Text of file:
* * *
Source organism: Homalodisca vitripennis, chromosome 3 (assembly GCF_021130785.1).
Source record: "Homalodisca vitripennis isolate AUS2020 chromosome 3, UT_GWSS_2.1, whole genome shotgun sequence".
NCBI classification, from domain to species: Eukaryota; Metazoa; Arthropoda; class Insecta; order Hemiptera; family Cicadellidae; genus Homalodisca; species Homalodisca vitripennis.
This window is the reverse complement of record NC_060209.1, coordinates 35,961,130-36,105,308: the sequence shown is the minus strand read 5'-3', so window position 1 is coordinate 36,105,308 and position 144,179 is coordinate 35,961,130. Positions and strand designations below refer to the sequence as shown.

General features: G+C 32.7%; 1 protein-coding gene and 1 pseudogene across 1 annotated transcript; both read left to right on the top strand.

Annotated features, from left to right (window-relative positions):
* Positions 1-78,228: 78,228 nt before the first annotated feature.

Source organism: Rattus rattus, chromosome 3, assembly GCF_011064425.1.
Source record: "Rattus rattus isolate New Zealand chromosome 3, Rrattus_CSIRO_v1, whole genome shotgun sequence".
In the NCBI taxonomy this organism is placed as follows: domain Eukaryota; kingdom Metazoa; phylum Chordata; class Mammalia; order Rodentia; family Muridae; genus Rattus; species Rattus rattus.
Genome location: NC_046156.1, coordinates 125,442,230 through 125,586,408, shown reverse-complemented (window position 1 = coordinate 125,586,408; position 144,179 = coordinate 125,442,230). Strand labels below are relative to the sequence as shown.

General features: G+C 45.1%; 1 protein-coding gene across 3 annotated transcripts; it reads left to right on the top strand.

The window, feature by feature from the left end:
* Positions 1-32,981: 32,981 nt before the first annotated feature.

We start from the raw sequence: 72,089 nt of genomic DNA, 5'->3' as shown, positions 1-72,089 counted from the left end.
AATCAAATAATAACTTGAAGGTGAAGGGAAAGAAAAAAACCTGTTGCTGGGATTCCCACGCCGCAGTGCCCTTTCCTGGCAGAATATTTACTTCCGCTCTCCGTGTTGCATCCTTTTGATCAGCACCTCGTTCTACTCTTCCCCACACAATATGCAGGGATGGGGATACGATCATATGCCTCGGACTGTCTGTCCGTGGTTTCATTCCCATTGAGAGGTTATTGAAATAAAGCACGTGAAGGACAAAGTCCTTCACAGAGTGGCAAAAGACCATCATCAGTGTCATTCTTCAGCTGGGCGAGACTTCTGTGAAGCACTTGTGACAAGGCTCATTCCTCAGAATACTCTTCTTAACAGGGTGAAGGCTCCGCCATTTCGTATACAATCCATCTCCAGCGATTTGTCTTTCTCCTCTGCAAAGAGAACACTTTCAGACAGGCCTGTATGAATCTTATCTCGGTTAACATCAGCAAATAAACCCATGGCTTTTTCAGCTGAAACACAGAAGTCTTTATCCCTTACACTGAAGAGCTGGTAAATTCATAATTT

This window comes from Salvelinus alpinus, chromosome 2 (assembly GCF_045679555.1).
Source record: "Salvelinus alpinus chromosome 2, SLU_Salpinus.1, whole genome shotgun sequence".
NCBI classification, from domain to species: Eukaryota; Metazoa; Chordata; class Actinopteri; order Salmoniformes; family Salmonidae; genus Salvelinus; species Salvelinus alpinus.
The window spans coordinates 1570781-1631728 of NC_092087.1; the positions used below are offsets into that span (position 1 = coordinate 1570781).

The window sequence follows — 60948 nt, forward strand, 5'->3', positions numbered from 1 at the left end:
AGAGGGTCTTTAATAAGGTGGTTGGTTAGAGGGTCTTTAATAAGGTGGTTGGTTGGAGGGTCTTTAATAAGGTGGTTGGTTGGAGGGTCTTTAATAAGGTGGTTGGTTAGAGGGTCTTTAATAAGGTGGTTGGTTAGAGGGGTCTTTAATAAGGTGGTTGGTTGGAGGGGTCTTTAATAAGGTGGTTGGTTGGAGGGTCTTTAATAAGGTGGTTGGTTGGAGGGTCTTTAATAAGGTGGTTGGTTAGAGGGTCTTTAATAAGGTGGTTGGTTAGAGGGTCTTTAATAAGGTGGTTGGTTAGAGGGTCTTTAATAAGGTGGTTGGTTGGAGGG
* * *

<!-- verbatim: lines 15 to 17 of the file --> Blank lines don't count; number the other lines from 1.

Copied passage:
We start from the raw sequence: 72,089 nt of genomic DNA, 5'->3' as shown, positions 1-72,089 counted from the left end.
AATCAAATAATAACTTGAAGGTGAAGGGAAAGAAAAAAACCTGTTGCTGGGATTCCCACGCCGCAGTGCCCTTTCCTGGCAGAATATTTACTTCCGCTCTCCGTGTTGCATCCTTTTGATCAGCACCTCGTTCTACTCTTCCCCACACAATATGCAGGGATGGGGATACGATCATATGCCTCGGACTGTCTGTCCGTGGTTTCATTCCCATTGAGAGGTTATTGAAATAAAGCACGTGAAGGACAAAGTCCTTCACAGAGTGGCAAAAGACCATCATCAGTGTCATTCTTCAGCTGGGCGAGACTTCTGTGAAGCACTTGTGACAAGGCTCATTCCTCAGAATACTCTTCTTAACAGGGTGAAGGCTCCGCCATTTCGTATACAATCCATCTCCAGCGATTTGTCTTTCTCCTCTGCAAAGAGAACACTTTCAGACAGGCCTGTATGAATCTTATCTCGGTTAACATCAGCAAATAAACCCATGGCTTTTTCAGCTGAAACACAGAAGTCTTTATCCCTTACACTGAAGAGCTGGTAAATTCATAATTT

This window comes from Salvelinus alpinus, chromosome 2 (assembly GCF_045679555.1).